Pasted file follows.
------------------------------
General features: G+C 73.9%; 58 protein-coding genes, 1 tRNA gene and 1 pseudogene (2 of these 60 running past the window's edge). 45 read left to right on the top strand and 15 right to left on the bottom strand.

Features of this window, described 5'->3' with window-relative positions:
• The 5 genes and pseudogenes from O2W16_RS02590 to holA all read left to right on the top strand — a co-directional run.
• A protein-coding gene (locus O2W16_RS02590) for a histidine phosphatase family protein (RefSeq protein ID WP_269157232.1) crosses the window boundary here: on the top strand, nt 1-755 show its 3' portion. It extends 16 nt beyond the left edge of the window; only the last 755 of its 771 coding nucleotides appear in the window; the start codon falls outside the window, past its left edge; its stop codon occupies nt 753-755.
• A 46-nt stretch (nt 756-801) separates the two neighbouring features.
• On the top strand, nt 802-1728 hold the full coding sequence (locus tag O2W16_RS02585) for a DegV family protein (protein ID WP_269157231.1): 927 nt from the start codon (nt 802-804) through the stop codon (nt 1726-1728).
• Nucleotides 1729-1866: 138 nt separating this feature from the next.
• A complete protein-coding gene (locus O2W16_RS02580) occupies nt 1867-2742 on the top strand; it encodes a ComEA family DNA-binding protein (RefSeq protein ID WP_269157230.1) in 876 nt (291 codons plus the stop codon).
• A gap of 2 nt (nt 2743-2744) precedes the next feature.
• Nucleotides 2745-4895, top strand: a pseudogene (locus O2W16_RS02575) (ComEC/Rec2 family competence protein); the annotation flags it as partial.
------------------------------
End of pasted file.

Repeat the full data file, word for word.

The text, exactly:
General features: G+C 73.9%; 58 protein-coding genes, 1 tRNA gene and 1 pseudogene (2 of these 60 running past the window's edge). 45 read left to right on the top strand and 15 right to left on the bottom strand.

Features of this window, described 5'->3' with window-relative positions:
• The 5 genes and pseudogenes from O2W16_RS02590 to holA all read left to right on the top strand — a co-directional run.
• A protein-coding gene (locus O2W16_RS02590) for a histidine phosphatase family protein (RefSeq protein ID WP_269157232.1) crosses the window boundary here: on the top strand, nt 1-755 show its 3' portion. It extends 16 nt beyond the left edge of the window; only the last 755 of its 771 coding nucleotides appear in the window; the start codon falls outside the window, past its left edge; its stop codon occupies nt 753-755.
• A 46-nt stretch (nt 756-801) separates the two neighbouring features.
• On the top strand, nt 802-1728 hold the full coding sequence (locus tag O2W16_RS02585) for a DegV family protein (protein ID WP_269157231.1): 927 nt from the start codon (nt 802-804) through the stop codon (nt 1726-1728).
• Nucleotides 1729-1866: 138 nt separating this feature from the next.
• A complete protein-coding gene (locus O2W16_RS02580) occupies nt 1867-2742 on the top strand; it encodes a ComEA family DNA-binding protein (RefSeq protein ID WP_269157230.1) in 876 nt (291 codons plus the stop codon).
• A gap of 2 nt (nt 2743-2744) precedes the next feature.
• Nucleotides 2745-4895, top strand: a pseudogene (locus O2W16_RS02575) (ComEC/Rec2 family competence protein); the annotation flags it as partial.